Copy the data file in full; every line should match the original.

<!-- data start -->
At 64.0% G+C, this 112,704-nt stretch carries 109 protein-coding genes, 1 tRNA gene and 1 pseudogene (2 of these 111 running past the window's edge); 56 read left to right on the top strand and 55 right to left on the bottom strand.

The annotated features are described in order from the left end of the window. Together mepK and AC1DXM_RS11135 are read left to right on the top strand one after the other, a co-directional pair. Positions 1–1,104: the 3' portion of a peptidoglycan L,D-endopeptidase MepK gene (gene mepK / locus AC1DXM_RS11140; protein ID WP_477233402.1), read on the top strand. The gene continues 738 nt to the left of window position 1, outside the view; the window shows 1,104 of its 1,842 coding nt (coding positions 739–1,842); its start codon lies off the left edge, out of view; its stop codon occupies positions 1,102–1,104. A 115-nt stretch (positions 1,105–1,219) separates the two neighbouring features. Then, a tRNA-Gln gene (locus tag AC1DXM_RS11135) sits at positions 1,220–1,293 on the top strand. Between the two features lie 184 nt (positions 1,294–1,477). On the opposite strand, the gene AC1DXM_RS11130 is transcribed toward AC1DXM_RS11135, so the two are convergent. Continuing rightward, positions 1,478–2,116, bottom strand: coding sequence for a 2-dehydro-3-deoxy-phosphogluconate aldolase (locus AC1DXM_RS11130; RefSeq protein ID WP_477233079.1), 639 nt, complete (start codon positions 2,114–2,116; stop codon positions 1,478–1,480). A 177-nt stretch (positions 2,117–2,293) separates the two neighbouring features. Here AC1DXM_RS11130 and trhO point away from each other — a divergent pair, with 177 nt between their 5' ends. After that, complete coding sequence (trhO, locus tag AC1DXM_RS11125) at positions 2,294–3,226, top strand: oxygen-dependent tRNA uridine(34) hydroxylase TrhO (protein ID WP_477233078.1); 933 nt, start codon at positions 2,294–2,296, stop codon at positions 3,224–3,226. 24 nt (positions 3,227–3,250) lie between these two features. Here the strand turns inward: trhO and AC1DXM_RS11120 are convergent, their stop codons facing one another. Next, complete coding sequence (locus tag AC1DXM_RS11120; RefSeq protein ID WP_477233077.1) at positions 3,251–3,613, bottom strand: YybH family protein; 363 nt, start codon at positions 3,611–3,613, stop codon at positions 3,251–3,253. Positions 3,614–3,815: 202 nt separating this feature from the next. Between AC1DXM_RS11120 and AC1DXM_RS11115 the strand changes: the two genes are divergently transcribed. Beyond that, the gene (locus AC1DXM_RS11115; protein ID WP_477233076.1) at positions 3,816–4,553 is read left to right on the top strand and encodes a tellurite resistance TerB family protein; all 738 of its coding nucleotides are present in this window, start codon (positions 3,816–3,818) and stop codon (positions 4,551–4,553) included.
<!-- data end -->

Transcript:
At 64.0% G+C, this 112,704-nt stretch carries 109 protein-coding genes, 1 tRNA gene and 1 pseudogene (2 of these 111 running past the window's edge); 56 read left to right on the top strand and 55 right to left on the bottom strand.

The annotated features are described in order from the left end of the window. Together mepK and AC1DXM_RS11135 are read left to right on the top strand one after the other, a co-directional pair. Positions 1–1,104: the 3' portion of a peptidoglycan L,D-endopeptidase MepK gene (gene mepK / locus AC1DXM_RS11140; protein ID WP_477233402.1), read on the top strand. The gene continues 738 nt to the left of window position 1, outside the view; the window shows 1,104 of its 1,842 coding nt (coding positions 739–1,842); its start codon lies off the left edge, out of view; its stop codon occupies positions 1,102–1,104. A 115-nt stretch (positions 1,105–1,219) separates the two neighbouring features. Then, a tRNA-Gln gene (locus tag AC1DXM_RS11135) sits at positions 1,220–1,293 on the top strand. Between the two features lie 184 nt (positions 1,294–1,477). On the opposite strand, the gene AC1DXM_RS11130 is transcribed toward AC1DXM_RS11135, so the two are convergent. Continuing rightward, positions 1,478–2,116, bottom strand: coding sequence for a 2-dehydro-3-deoxy-phosphogluconate aldolase (locus AC1DXM_RS11130; RefSeq protein ID WP_477233079.1), 639 nt, complete (start codon positions 2,114–2,116; stop codon positions 1,478–1,480). A 177-nt stretch (positions 2,117–2,293) separates the two neighbouring features. Here AC1DXM_RS11130 and trhO point away from each other — a divergent pair, with 177 nt between their 5' ends. After that, complete coding sequence (trhO, locus tag AC1DXM_RS11125) at positions 2,294–3,226, top strand: oxygen-dependent tRNA uridine(34) hydroxylase TrhO (protein ID WP_477233078.1); 933 nt, start codon at positions 2,294–2,296, stop codon at positions 3,224–3,226. 24 nt (positions 3,227–3,250) lie between these two features. Here the strand turns inward: trhO and AC1DXM_RS11120 are convergent, their stop codons facing one another. Next, complete coding sequence (locus tag AC1DXM_RS11120; RefSeq protein ID WP_477233077.1) at positions 3,251–3,613, bottom strand: YybH family protein; 363 nt, start codon at positions 3,611–3,613, stop codon at positions 3,251–3,253. Positions 3,614–3,815: 202 nt separating this feature from the next. Between AC1DXM_RS11120 and AC1DXM_RS11115 the strand changes: the two genes are divergently transcribed. Beyond that, the gene (locus AC1DXM_RS11115; protein ID WP_477233076.1) at positions 3,816–4,553 is read left to right on the top strand and encodes a tellurite resistance TerB family protein; all 738 of its coding nucleotides are present in this window, start codon (positions 3,816–3,818) and stop codon (positions 4,551–4,553) included.